Cutting The Stitches
THE FASHION WORLD IS VIEWED AS GLAM AND GLORY WITH MUCH FAME. WORLD KNOWN ARTISTS, CELEBRITIES AND BLOGGERS ATTENDS FAMOUS FASHION SHOWS EVERY OTHER SEASON FROM GUCCI TO DIOR AND TAKES A GLIMPSE OF THE COLLECTION TO EITHER BE LOVED OR HATED. WE DON'T TALK ABOUT THE HARD-WORK AND DEDICATION TOWARDS THE GARMENTS, TOWARDS THE CONCEPT OR TRY TO UNDERSTAND THE DESIGNER. WE DON'T KNOW THE STRUGGLES, PAIN OR SLEEPLESS NIGHTS. DO WE REALLY KNOW FASHION AT ALL?
This is a hot topic and it does hit home. For those outside the industry and looking in, you might find it hard to believe the world of fashion can take a toll on your health. One in six adults have experienced CMD (common mental disorder) such as anxiety or depression nearly every week according to the mental health foundation and it shows this can not be ignored. The question is, why are we not talking about mental health in the fashion industry? Is there any support in the fashion world at all?
The suicide of 40-year old British designer Alexander Mcqueen in 2010 was definitely a surprise which led to unveiling his history of anxiety, insomnia and depression. I think many of us can all agree, his work was and is exquisite. Mcqueen was a workaholic and a perfectionist and always felt the pressure of society and high demands.
"Fashion should be a form of escapism, and not a form of imprisonment"
What are we doing about it? One of five students suffer from anxiety or depression which is a form of CMD. I happened to be one of them. I studied fashion and fashion business with an open mind and ready to take on anything but I had no clue how much this would consume every ounce of me. We was told to limit our sleeping and spend every moment in your work because fashion is you and there is no rest in fashion. I almost felt guilty for resting and not spending every second of the day on my work. I contemplated a lot throughout my studies and had thoughts like"why am I doing this" or "I'm not good enough" and because the stress was overwhelming, I indulged in caffeine and would make regular visits to my local Starbucks because it was a great gate away. I would not be surprised if there are strings of my hair sewn within the garments because of how much I picked on it. Hundreds of hours goes into pattern making, researching trends and creating 'toiles' to make the perfect fit for garments and I worked from 10am - 7pm nearly everyday whilst balancing a part time job.
In my second year, I had to undertake an internship as part of my assignment and I was grateful Harvey Nichols took me under their wing. Throughout that year, I had to balance attending lectures three times a week whilst going London for my internship twice a week and working at a part-time job. That is over 300 hours of pure focus on fashion. Fashion is not easy. Time is not on your side, expectations are high and you have to run to the finish line, not jog. The harsh critics does not help either. I had tutors telling me "this is bad, change it" but not explaining how to improve your work is draining. We would be told in lecturers "this is how the fashion world is" and we are suppose to act as if this is normal behaviour and just be okay with it. I am not okay with it. If students are taught this is normal and to work excruciating hours, imagine how professional designers must feel.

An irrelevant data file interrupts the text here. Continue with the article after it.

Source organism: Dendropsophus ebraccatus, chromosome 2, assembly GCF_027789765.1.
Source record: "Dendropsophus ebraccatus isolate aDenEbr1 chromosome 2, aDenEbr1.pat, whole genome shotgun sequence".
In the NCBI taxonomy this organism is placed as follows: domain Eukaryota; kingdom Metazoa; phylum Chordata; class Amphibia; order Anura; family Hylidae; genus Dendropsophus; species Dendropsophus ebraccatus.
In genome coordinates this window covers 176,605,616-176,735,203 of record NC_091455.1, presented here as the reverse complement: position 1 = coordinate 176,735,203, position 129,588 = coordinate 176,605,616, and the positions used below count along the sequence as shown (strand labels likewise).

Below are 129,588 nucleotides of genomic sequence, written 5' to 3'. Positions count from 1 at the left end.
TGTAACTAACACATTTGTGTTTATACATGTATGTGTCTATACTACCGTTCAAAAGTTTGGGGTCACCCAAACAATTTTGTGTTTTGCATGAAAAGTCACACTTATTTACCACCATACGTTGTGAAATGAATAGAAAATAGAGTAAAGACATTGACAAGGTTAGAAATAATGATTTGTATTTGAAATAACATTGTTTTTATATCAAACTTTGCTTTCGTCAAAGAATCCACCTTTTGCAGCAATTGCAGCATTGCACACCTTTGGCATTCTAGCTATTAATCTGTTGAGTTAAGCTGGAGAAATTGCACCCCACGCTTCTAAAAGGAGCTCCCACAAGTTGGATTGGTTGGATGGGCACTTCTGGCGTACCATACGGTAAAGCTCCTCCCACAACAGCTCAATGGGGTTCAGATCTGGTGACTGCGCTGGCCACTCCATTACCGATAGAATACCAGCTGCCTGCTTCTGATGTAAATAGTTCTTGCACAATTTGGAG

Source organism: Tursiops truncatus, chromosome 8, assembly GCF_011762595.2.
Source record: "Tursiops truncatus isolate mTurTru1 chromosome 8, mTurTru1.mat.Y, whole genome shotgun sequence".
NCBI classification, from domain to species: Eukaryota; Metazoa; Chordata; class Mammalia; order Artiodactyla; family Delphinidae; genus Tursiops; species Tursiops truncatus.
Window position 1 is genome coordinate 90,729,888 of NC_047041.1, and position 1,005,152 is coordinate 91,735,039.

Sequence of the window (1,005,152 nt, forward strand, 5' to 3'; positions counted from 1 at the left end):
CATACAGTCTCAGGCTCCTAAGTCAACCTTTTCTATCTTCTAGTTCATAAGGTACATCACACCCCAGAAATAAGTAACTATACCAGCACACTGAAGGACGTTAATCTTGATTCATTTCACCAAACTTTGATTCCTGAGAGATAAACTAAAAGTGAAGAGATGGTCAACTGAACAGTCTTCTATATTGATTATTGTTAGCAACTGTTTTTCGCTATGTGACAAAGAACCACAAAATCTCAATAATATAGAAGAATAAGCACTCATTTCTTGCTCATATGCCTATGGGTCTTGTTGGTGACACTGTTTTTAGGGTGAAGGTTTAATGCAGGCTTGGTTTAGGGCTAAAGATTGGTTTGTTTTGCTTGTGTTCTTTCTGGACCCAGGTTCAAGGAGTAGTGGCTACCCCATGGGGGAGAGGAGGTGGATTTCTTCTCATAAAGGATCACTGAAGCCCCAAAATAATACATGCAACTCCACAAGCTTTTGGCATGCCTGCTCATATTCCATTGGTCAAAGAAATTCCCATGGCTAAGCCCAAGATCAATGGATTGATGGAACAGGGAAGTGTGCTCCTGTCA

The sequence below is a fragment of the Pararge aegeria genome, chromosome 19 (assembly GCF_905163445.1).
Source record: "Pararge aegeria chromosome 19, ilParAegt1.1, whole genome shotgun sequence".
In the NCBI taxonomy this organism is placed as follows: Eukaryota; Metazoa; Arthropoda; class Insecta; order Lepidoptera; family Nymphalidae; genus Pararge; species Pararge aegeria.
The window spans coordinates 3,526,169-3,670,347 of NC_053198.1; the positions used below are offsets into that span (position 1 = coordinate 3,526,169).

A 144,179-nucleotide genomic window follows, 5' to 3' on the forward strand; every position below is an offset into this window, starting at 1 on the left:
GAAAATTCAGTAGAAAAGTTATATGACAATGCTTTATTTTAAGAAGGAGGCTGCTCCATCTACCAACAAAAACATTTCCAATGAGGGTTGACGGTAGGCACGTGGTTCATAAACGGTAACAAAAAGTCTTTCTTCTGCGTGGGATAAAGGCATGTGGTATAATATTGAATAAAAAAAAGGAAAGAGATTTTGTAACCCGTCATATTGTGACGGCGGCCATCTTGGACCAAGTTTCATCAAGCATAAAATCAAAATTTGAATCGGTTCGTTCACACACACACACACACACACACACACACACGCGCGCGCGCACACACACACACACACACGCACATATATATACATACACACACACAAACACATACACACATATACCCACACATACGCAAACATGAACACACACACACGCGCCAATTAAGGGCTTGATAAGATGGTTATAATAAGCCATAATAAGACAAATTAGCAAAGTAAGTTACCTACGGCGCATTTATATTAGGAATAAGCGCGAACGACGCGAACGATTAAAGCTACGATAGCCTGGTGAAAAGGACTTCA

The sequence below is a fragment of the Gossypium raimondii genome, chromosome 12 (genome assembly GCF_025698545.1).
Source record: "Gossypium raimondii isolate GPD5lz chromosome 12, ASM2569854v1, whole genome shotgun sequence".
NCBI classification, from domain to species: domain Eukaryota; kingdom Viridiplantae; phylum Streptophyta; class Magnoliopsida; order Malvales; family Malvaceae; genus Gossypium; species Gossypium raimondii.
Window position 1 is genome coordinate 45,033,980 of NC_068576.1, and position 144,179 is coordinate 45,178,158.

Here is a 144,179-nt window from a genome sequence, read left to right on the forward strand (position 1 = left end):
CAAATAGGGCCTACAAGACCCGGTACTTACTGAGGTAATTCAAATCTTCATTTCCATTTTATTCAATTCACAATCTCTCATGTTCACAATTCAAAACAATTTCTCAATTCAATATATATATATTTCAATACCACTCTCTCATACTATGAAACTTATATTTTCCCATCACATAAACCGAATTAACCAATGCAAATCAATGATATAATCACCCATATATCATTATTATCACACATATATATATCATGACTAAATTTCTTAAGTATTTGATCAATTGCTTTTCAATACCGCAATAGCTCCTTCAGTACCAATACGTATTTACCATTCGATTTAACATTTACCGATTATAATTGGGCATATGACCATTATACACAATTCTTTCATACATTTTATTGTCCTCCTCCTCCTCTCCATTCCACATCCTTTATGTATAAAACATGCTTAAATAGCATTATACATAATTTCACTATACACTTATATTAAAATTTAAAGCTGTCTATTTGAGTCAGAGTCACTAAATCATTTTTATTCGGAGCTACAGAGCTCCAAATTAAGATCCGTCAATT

My anxiety and depression was creeping back slowly and I started to feel hopeless until I had a realisation. I based one of my university projects on mental-wellbeing to express the importance of relaxing the mind. I researched the art or origami and ancient Japanese wrapping therapy to gain insight and portray this into my designs. Overall, I do think this was the project I enjoyed the most because I knew what I was doing and weight of pressure was starting to weigh down just a bit. I think we need to express the importance of mental health and if not by words, at least through our clothes.
(I was inspired by the ancient Japanese wrapping therapy and origami)
There are upsides to studying fashion. I learnt how to sew garments, pattern cutting and creating design portfolios which I am proud of. I learnt how to write reports and research all kinds of things and know this is the path I want to go towards. The pressure of wanting to be the best sometimes gets best of me but it is about finding the right balance. I had learnt that I am not as good as creating garments but I have a steady business mind and ready to take on the industry. I still love fashion very much and everything I was taught, the good and bad has overall made me a better version of myself today.
(Freedom Within Expression)
"There is a need to be the best, and sometimes the best can bring out the worst in us"
There is one thing society needs to realise and how overworked, anxious or depressed these designers may be. I understand why they might smoke, drink and do anything to just take their mind off the stress. There is a need to be the best, and sometimes the best can bring out the worst in us. Fashion culture as a whole needs to stop the unrealistic expectations and see what it causes. Competition is good but working in an unhealthy environment where everyone is against each other is horrible and we need to know the difference.
And that's the chai for today.
To view my mental-wellbeing project in depth, click on the link below: https://www.nishratislam.co.uk/ss19-adidas-project